What's going on here would be humorous, if it weren't so
much a part of a tapestry of preventable tragedy.
For over a year now, our rag has pointed at problems in the way City Agencies police construction contracts. Our special Corruption Issue mentions many of the problems, but even that issue is not long enough to touch on all the ways Inspectors are hampered in assuring that everything is done on the "up and up" by a contractor who has friends in City Hall.
But it looks like it isn't just City Hall that has dirty hands in this area. Back on July 27 of this year, in Issue 27, we wrote a bit about what the Spotlight's quest had taught us. To wit: "We learned that most politicians and appointed officials may talk a good game, but when asked to investigate an area that may force them to clash heads with a strong City Hall, they become meek and backbone-less. Or, if the rumor is true, when it looks like an investigation could embarrass politicians from both political parties the investigators become very adept at avoiding any investigation." Again, in Issue 8, published on October 1, 1998, we wrote: "Checking political contributions against IG's list of dirty contractors can raise some concern . . ."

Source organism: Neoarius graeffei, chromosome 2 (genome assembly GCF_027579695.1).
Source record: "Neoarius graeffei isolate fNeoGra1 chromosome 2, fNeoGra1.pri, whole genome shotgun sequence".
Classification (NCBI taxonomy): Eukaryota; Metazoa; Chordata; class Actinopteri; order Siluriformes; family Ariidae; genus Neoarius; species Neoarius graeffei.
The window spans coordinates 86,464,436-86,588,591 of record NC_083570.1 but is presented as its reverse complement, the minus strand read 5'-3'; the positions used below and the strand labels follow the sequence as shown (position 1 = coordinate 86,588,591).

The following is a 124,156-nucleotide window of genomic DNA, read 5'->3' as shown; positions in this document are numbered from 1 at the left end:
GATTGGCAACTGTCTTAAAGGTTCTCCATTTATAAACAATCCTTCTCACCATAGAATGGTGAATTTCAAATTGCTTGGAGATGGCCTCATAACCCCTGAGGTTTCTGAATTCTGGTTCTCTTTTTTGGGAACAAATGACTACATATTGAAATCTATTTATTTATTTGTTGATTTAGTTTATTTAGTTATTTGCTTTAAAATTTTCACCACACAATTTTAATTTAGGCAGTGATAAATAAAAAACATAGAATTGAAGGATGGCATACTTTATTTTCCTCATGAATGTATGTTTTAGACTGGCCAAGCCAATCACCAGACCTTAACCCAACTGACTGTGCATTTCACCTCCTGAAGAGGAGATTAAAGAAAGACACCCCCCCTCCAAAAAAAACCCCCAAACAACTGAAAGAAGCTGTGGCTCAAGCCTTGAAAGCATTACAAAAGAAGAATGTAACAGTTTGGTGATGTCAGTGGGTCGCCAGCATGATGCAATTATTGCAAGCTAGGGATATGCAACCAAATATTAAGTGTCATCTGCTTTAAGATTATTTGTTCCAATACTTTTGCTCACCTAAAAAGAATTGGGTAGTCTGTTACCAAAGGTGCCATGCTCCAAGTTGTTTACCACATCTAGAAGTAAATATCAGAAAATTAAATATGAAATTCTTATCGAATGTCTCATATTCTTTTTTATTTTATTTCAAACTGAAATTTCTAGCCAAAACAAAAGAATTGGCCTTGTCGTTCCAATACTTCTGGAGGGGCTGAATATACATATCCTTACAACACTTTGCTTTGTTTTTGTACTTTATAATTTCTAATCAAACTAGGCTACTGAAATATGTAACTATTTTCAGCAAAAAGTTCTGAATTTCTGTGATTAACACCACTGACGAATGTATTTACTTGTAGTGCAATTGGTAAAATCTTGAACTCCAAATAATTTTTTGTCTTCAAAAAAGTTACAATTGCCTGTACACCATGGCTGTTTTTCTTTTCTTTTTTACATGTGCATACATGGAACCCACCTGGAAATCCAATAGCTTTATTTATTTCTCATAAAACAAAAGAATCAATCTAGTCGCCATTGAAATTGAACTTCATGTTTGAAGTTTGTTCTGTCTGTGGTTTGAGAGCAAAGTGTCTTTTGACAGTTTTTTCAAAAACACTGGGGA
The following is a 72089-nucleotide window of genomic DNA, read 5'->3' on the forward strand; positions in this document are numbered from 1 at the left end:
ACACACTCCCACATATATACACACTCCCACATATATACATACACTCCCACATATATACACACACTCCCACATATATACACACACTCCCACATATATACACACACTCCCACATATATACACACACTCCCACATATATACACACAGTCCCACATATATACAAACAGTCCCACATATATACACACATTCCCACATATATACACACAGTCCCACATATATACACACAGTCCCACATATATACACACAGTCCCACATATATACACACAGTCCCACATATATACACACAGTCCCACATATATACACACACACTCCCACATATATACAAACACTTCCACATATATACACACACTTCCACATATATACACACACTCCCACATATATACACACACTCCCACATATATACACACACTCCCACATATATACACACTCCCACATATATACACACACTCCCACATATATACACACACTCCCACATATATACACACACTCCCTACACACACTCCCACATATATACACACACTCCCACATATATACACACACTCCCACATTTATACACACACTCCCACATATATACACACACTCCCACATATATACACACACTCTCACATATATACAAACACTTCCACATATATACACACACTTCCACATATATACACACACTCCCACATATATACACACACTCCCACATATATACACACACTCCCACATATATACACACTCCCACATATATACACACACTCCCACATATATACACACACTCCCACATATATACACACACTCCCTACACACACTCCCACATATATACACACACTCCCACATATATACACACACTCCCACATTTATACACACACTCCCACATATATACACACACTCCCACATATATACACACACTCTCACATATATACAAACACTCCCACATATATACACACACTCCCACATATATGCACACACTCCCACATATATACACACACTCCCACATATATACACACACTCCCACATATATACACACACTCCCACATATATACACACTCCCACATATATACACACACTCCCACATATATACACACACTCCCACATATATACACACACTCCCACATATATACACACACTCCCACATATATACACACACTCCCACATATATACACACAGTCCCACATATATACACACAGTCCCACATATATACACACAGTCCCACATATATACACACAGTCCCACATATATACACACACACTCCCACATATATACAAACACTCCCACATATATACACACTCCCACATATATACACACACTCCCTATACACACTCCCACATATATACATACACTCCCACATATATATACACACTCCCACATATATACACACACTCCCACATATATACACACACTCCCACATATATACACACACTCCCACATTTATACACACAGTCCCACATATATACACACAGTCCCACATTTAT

Okay, enough about us. On to those who should stay in our thoughts, the people harmed through political greed or corruption, and those in power who refuse to force an investigation to prevent future disasters. The dozen construction workers injured, and Daniel Eduardo who died in the floor collapse, should be in our thoughts. As should the 3 workers hurt AT THE EXACT SAME SITE, when a second story floor fell on another unit.
(By Dan Morrison, Newsday, 11/27/99: "On Aug. 10, 58 Middleton St., another building at the project, was the scene of a similar collapse Ostreicher was cited for ‘failure to carry out construction operations in a safe and lawful manner.' Work resumed a day later, after the violation was corrected, officials said.")
When asked how that site should have been handled after the first collapse, the past head of Building Department inspections in Brooklyn, Mr. Joseph Trivisonno, stated,: "I would have had an independent architect or engineer sit on the site and make sure they were following the plans."
(This developer, with friends at City Hall, received new permits to resume construction WITHIN 24 HOURS OF THAT COLLAPSE! Ask any honest, but non-connected contractor if 24 hours is the standard wait to receive new permits and to begin work again after being cited for an accident as serious as a collapsed floor. Then wait until he stops laughing to receive your answer!)
Add to your thoughts/prayers, the fireman killed in the Vandalia Houses fire. Because you should remember that the inspection records for that sprinkler system had somehow "disappeared" from NYCHA's safekeeping. (Again, read the Corruption Issue if you want to learn about how NYCHA loses records!)